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Rule 8(c) provides: 'In pleading to a preceding pleading, a party shall set forth affirmatively . . . waiver, and any other matter constituting an avoidance or affirmative defense.' The rule is intended to notify a party of the existence of certain issues, and its mandatory language has impelled us to conclude that a party's failure to plead an affirmative defense bars its invocation at later stages of the litigation. See Satchell v. Dilworth, 745 F.2d 781, 784 (2d Cir. 1984). 


Rule 8(c) requires that ' . . . a party shall set forth affirmatively accord and satisfaction, arbitration and award, assumption of risk, contributory negligence, discharge in bankruptcy, duress, estoppel, failure of consideration, fraud, illegality, injury by fellow servant, laches, license, payment, release, res judicata, statute of frauds, statute of limitations, waiver, and any other matter constituting an avoidance or affirmative defense.' The failure to raise an affirmative defense timely constitutes a waiver.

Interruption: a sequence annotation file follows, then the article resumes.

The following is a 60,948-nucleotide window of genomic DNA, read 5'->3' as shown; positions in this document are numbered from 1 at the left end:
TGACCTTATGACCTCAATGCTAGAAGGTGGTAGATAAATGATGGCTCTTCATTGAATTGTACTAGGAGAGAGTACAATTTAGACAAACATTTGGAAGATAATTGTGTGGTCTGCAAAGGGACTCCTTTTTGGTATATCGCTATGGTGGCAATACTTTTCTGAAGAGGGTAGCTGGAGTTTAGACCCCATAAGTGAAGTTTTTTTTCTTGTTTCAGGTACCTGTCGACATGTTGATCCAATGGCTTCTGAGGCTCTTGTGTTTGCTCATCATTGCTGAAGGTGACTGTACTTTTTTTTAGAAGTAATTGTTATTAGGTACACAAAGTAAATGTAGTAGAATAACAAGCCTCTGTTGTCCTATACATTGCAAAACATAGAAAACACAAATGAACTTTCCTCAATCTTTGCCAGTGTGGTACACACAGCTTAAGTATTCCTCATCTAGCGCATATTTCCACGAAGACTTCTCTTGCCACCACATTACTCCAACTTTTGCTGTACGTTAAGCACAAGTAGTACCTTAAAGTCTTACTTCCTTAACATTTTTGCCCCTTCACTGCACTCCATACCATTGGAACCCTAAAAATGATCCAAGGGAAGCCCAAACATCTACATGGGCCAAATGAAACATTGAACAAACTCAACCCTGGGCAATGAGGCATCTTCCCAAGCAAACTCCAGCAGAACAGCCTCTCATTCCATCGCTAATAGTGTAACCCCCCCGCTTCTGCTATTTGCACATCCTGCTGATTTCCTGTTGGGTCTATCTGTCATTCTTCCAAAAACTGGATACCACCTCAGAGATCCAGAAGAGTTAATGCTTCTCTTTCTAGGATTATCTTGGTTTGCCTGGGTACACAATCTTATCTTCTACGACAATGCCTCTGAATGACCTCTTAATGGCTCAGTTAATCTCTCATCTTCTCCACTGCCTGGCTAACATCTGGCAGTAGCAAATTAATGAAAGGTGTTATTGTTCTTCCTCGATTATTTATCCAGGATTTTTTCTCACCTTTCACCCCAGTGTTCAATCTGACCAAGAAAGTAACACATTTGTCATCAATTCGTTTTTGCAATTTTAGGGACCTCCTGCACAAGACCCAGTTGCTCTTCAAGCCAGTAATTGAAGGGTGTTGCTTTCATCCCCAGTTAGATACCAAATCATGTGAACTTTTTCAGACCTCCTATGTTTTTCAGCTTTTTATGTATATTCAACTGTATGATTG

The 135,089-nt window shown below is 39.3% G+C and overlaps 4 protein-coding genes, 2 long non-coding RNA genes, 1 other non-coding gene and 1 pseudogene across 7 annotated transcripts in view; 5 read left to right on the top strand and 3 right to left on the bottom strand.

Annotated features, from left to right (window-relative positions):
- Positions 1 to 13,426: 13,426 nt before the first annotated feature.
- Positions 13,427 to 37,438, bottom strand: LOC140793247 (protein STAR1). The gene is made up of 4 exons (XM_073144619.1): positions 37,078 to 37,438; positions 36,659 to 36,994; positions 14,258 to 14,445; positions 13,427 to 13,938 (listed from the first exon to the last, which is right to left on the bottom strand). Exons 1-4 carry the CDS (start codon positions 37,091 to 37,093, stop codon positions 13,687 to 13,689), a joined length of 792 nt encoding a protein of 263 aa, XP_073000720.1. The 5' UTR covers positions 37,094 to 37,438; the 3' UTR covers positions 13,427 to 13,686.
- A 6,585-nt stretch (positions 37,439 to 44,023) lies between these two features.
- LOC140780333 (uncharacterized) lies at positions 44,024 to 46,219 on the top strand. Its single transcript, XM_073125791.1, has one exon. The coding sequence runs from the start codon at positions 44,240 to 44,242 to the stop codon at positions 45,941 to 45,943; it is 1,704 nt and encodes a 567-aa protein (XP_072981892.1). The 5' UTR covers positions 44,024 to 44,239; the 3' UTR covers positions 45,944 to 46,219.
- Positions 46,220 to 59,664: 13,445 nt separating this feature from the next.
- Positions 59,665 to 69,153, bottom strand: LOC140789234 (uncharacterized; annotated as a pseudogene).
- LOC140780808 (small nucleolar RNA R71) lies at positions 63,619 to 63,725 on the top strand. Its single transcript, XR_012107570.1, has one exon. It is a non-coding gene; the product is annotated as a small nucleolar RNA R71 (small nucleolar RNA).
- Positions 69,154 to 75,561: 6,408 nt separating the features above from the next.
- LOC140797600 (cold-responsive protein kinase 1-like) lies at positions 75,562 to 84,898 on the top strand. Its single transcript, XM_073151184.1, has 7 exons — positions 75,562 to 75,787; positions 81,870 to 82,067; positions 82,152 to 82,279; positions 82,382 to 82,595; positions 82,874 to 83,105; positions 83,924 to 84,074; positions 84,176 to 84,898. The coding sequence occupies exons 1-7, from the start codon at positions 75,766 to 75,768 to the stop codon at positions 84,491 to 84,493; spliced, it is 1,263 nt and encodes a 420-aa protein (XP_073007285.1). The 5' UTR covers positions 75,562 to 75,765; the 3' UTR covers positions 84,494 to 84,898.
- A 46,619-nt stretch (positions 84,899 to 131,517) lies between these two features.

Rule 8(c) first lists 19 specific affirmative defenses, and concludes with the residuary clause 'any other matter constituting an avoidance or affirmative defense.' In the years since adoption of the rule, the residuary clause has provided the authority for ...

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